A notable feature of the Japanese music culture is the ”yogaku” and ”hogaku” division between western and domestic music. If something is seen as ”yogaku”, i.e. western music, it might not have to compete so fiercely with the local talent. Metal music is an example of this, where the local metal bands are generally less popular.

”In Japan, a clear division has traditionally been made between domestic and foreign music, as Junko Kitagawa writes in his carticle in the Modern Japanese Culture book, published by Cambridge University Press. The Japanese language contains the two phrases, ‘hogaku’ and ‘yogaku’. ‘Ho’ refers to Japan, ‘yo to west and ‘gaku’ refers to music. Hogaku therefore refers to Japanese music and yokagu to western music in a broad sense. The division criteria vary between different music styles. In popular music, the language of the lyrics and the home country of the artists defune the category.

The mainstream Japanese music market is dominated by Japanese and Korean pop groups. Some foreign superstars have also been successful in the country. The Japanese music world is characterized by a fast-cyclicality; the mainstream artists change with fast pace. But the country has lots of music consumers with many tastes, therefore unknown artists and genres can also find a proper audience.

Foreign artists, in turn, largely master the Japanese metal scene. It is typical yogaku music. Domestic metal bands have been much less popular. I have heard many Japanese metal fans say that local metal bands suffer from lacking certain credibility, charisma and authority that is generally associated with the foreign bands.”

Playing on the yogaku side of the musical field in the Japanese music market is an advantage for foreign bands. Compared to competing with Korean and Japanese superstars, being seen as a yogaku artist seems much more attractive.

6. Social Media Is Your Friend

Due to a relatively conservative domestic media field, social media is the key for fan communication for foreign artists and it also serves as personal touch point when people can’t be physically present.

”Many interviewees stated that the traditional media in Japan is fairly conservative and consensus-oriented. … Fortunately, these are not necessarily the most essential channels for fans that are hungry for stories and background information on their idols. Such content is actively sought within the social media arenas. … When CDs are not released often, and gigs are played infrequently, it is important to keep the fans awareness alive in between these events.

Technology-enhanced communication has long been very popular in Japan. … Social media allows more active and personalized communication among the fan communities, as well as between the fans and artists … According to the interviewees, the smart phone is by far the most popular social media services platform. In particular, young people communicate primarily by smart phones, computers are merely seen as tools for middle-aged businessmen.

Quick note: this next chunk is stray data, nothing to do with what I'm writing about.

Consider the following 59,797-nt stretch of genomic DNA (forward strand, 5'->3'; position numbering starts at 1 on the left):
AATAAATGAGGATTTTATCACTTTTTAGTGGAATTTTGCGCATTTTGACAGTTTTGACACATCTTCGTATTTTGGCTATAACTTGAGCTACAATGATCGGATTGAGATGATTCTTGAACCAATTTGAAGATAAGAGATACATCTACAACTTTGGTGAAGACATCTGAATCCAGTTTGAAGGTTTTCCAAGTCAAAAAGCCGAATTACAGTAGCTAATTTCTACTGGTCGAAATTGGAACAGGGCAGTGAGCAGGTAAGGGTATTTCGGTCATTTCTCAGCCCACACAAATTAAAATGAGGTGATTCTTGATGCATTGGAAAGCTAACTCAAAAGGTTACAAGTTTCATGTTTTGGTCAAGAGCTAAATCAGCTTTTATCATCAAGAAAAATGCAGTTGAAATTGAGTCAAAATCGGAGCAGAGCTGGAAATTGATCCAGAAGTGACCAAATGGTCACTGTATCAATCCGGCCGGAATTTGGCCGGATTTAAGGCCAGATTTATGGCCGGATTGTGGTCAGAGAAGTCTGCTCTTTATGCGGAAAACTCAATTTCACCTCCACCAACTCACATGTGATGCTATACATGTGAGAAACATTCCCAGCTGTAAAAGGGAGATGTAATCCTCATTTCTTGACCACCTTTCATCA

Twitter and Facebook are the main channels for artist information and communication in Japan. Twitter is slightly more popular, according to the interviewed experts, because it is perceived as a more transparent, anonymous and accessible application than Facebook.

In general, Twitter and Facebook are perceived to fill slightly different needs. The fans I interviewed use Twitter for more anonymous reading and information search, as well as for occasional commentary. Facebook is used when a more personal communication is sought, or when fans want to find more detailed information on the bands. … Information is especially sought after when the band is coming to perform in the city.

According to users, Twitter and Facebook often need some kind of striking features in order to be interesting. Standard updates are easily overlooked. Information about the band and gigs, new songs and albums, photos, and lyrics are the most desired content. But fans also desire personal information about the artists.

Japanese fans don’t easily take part in Facebook discussions, due to the already mentioned language issues and social behaviour patterns. English content is not always very effective—it is definitely of great benefit if an artist visiting Japan has content in Japanese, too.”

Having a robust and thought-through social media strategy for the Japanese market is essential for communicating effectively with the Japanese fans. The first thing to do should be to make sure that you use the right channels, the next should be to secure you’re being understood – i.e. the translation is in place.

Even though the most critical time for an engaging social media presence is during and around a potential visit to Japan, it is important to remember that the social channels might be the only way of staying in touch with your Japanese fans when you can’t be there yourself, due to the conservative traditional media.